Wendy Hiller, Ava Gardner, both Hepburns, Mary Martin, the Princess of Monaco, Julie Andrews -- it should be clear by now that Melissa Errico, in her five-year Broadway career, knows no fear about slipping into a role that becomes a legend most. It's her specialty -- from Eliza Doolittle to Venus to Maj. Barbara Undershaft -- and it's not until later, when she looks back over her shoulder, that the quivers set in.
"Oh, Audrey Hepburn. Just Audrey Hepburn," she chirps with mock matter-of- factness about her Broadway bow, at age 21 (!), in My Fair Lady. "I thought, 'God! How did I do that so early on?'"
Four years later, she solidified her star status playing the Goddess of Love for five performances of One Touch of Venus in the City Center Encores! series -- and, again, "I don't know how I pulled that off. My mother has always said I was like a race horse at the gate. You just let me go, and I go. The more time I have to analyze myself, the more I get bogged down in self-criticism."
The latest and, to date, most outrageous example of Errico daredeviltry is High Society's Tracy Lord, formerly of Philadelphia and Newport and now -- at the St. James Theatre in Arthur Kopit's adaptation, with a Cole Porter score and additional lyrics by Susan Birkenhead -- Oyster Bay. When Philip Barry created the character in The Philadelphia Story for Katharine Hepburn to do onstage and screen, she was a Main Line blueblood whose "intolerance for human frailty" elevated her somehow and put her on this unapproachable perch, a goddess to be worshipped rather than loved. Much like the statue of Venus coming to life from a kiss by a department-store window dresser, love levels Lord; it brings her down to earth and humanizes her so she can play with other mortals (most ardently: her ex, her next and the reporter who has come to cover her second wedding).
"I like the fact that Tracy's not the obvious heroine," says Errico. "When you first meet her, she's a cruel, confident perfectionist. Everything she does, she does with bravado, and that's a hard way for an audience to meet the leading lady -- this whirlwind of opinions and judgments. What I like is she's very complex, almost unlikable; then, as the play progresses, she peels away this armor she has built . . . and you find someone who suddenly knows nothing."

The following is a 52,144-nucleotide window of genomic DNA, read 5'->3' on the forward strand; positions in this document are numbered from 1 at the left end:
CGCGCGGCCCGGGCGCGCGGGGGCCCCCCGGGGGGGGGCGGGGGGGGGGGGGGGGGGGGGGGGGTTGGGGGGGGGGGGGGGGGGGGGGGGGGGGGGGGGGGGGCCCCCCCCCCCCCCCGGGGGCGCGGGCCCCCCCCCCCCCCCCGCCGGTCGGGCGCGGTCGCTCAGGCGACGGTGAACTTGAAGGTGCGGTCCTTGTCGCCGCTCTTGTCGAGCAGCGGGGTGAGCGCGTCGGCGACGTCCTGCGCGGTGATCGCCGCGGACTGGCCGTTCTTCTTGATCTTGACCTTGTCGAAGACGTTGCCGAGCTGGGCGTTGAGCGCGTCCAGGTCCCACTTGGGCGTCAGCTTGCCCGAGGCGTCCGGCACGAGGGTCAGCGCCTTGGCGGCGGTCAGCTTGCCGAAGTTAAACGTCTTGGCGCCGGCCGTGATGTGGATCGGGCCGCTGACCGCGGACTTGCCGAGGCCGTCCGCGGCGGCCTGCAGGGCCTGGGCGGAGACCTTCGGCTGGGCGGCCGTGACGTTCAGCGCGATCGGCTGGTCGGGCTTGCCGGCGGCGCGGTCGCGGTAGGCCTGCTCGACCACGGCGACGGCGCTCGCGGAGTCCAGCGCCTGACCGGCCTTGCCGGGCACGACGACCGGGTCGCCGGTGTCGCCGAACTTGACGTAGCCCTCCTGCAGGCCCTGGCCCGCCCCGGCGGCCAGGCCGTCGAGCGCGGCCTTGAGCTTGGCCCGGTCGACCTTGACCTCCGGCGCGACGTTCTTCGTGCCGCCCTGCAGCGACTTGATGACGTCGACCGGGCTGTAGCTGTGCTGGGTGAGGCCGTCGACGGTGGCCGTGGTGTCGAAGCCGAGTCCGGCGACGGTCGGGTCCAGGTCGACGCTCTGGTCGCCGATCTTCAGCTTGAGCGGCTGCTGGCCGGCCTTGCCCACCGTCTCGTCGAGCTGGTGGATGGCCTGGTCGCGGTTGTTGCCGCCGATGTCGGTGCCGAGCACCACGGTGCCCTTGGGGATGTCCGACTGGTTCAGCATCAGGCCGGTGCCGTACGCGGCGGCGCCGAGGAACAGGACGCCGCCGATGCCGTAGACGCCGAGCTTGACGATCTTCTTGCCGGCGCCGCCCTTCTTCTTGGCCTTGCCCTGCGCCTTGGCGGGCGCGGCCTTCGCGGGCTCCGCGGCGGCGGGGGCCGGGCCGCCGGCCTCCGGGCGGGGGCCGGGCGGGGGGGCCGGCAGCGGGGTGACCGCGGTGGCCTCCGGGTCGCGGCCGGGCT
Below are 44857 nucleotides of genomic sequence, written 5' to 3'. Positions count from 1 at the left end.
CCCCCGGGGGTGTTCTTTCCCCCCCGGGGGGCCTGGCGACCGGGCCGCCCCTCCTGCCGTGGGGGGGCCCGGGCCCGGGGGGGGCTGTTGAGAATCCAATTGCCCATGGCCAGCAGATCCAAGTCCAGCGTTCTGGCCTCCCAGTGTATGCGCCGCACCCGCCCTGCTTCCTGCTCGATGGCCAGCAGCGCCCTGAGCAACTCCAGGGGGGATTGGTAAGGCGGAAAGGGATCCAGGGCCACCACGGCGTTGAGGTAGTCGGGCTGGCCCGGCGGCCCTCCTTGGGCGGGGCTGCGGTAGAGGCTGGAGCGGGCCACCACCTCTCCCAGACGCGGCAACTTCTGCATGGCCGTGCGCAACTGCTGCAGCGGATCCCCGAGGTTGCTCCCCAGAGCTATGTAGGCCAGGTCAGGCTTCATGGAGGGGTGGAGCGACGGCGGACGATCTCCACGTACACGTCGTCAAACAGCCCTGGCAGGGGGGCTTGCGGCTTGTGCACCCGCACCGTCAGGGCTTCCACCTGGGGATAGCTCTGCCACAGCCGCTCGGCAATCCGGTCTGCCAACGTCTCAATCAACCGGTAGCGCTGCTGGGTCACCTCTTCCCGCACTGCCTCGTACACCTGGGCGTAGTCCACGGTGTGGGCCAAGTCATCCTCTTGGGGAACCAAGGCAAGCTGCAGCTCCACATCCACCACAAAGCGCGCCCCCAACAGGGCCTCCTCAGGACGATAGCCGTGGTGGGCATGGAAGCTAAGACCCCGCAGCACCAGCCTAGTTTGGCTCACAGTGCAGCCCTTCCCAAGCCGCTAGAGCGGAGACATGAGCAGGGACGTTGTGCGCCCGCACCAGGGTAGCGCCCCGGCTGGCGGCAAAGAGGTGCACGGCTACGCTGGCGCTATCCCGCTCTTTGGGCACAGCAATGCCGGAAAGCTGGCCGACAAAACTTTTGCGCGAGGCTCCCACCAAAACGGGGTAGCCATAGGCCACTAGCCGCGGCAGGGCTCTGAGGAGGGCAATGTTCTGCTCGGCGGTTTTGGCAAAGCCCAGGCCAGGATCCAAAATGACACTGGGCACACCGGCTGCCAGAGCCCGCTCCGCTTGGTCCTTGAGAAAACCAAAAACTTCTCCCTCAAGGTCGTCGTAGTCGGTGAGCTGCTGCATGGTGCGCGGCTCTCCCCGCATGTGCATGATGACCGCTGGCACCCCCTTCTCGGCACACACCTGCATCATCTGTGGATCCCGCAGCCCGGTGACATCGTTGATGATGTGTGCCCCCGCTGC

Cole Porter, the musical match for Barry's sophistication, set Lord's descent into the human race to song -- nine of them -- for a 1956 movie remake, High Society, and because Louis Armstrong was available to jazz up the title tune, the setting was shifted to Newport at festival high-tide -- but an authentic Philadelphian was still hired to Lord over the proceedings: Grace Kelly, singing, sorta (at least one whole stanza of Porter's Oscar-nominated "True Love").
Since Errico's range goes well beyond eight musical bars, the Porter estate threw open its portfolio of show songs from everything except Anything Goes and Kiss Me, Kate. Then, adapter Kopit, director Christopher Renshaw, producer Lauren Mitchell (along with Robert Gailus, Hal Luftig, Richard Samson, Dodger Endemol Theatricals in association with Bill Haber) and musical director Paul Gemignani hit the archives, scrumptiously plucking those Porter pearls that amplified and animated all of the Lords, including the enlarged roles of Tracy's estranged parents (Daniel Gerroll and Lisa Banes) and her skirt-chasing Uncle Willie (John McMartin).
Following icons is not just Errico's minefield. It has also been a risky proposition for the suitors who've gathered before the Tracy Lord pedestal, and the story line is still a matter of her ferreting out the true love. Here that question is, merrily, a multiple choice among C.K. Dexter Haven (the torch-toting Husband No. 1), George Kittredge (the nouveau riche stuffed shirt with whom she is now altar bound) and Mike Connor (the scandal-sheet scribe giving her serious second thoughts about charging down the aisle again).
"Yes, it's daunting," allows Daniel McDonald, who (after Joseph Cotten, Cary Grant and Bing Crosby) is the next-up Dexter, "but what was I supposed to do? Not do the role?" He says a big help in overcoming this heritage hurdle has been Robert Neff Williams, who "does dialect and speech at Juilliard, and he's great about finding the period, finding the rhythm, finding the diction that actually raises you to a different class. That, in itself, helps." Stephen Bogardus has just as intimidating a role -- the smitten newshound -- trailing Van Heflin, an Oscar-winning James Stewart and Frank Sinatra in the part: "I'm not going to be doing any Jimmy Stewart -- the only thing we share is an alma mater [Princeton]. I hate the idea of living up to people's expectations. We're our own thing, and I'm having a ball with just that."
In contrast to the above, Marc Kudisch has less of a sweat playing the also-ran Kittredge -- and not entirely because Frank Fenton, John Howard and John Lund came before him. "George was not a character who created a great impression," he says, "but now he has been reconstructed as a very specific type in the context of all these people -- the new American icon coming through in the late thirties, the young Democrat who eventually becomes the Republican -- so I'm hoping I surprise people." All that, and the one song he's allowed is the perfect anthem for his character: "I Worship You," cut from Fifty Million Frenchmen before it got to Broadway and now the new Porter tune in town.
If High Society meets its high expectations, chances are excellent that Kudisch's Kittredge will have a lot of company worshipping at the altar of Tracy Lord.